Why Is The Sky Blue?

Nov 22 2013

It's one of the most basic questions we can ask about the world around us: why is the sky blue?

When light from the Sun reaches Earth, some colors of light are absorbed by particles in the atmosphere, but others are scattered, which means that the photons in question are deflected to a new direction. Other than absorption of light, scattering is the main phenomenon that affects color.

There are a few different types of scattering. Light can be scattered by objects that are a size similar to the wavelength of that light, which is called Mie scattering, and it’s why clouds appear solid even though they are mostly empty. The clouds are formed of tiny droplets, around the size of the visible wavelengths of light, and when these droplets scatter white light, the clouds themselves appear diffuse and white. Milk also appears white because it has proteins and fat in tiny droplets, suspended in water, which scatter white light.

However, even objects much smaller than the wavelength of light can induce scattering. The oxygen and nitrogen molecules in the atmosphere can also act as scatterers, in what’s called Rayleigh scattering. For Rayleigh scattering, these molecules can be affected by the electromagnetic field that light has. A molecule can be polarized, meaning the positive and negative charges in the molecule move in opposite directions, and then the polarized molecule interacts with the light by scattering it. But, the polarizability of individual molecules depends on the wavelength of the incoming light, meaning that some wavelengths will scatter more strongly than others. So blue light (which has a smaller wavelength) will scatter much more strongly than red light (which has a larger wavelength).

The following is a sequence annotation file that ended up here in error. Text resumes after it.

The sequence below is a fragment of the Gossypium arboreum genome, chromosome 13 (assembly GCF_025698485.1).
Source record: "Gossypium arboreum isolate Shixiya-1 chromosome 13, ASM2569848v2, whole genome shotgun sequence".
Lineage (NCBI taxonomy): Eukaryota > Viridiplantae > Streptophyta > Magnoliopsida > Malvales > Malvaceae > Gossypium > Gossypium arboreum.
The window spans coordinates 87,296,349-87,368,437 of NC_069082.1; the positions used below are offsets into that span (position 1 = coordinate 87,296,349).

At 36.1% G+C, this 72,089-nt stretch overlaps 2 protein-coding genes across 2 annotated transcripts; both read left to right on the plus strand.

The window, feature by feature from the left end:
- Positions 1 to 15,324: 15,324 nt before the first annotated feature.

Thus, we see the Sun as somewhat yellow, because only the longer wavelength light in red and yellow travels directly to us. The shorter wavelength blue light is scattered away into the sky, and comes to our eyes on a very circuitous and scattered route that makes it look like the blue light is coming from the sky itself. At sunset, the sun appears even redder because of the increased amount of atmosphere that the light has travelled through, scattering away even more blue light. And, when there is pollution in the air, the sun can appear redder because there are more scattering centers that scatter away the blue light.

Of course, the fact that blue light scatters more is only half the story. If that were all there is to it, we’d see the sky as a deep violet, because that’s the shortest wavelength of light that our eyes can see. But even though we can see the violet in a rainbow, our eyes are actually much less sensitive to it than they are to blue light. Our eyes perceive color using special neurons called cones, and of the three types of cones, only one can detect blue and violet light. But the blue cone’s response to light peaks at around 450 nm, which is right in the middle of the blue part of the spectrum. So we see the sky as blue because it is the shortest wavelength that we’re capable of detecting in bulk. Different particles in the air can change the color of the sky, but so would different ways of sensing color. So Rayleigh scattering determines which light is scattered, and our visual system determines which of that light we see best: sky blue.

This is based on a post originally published at Let's Talk About Science


Research Fellow, School of Chemistry & CRANN, Trinity College Dublin

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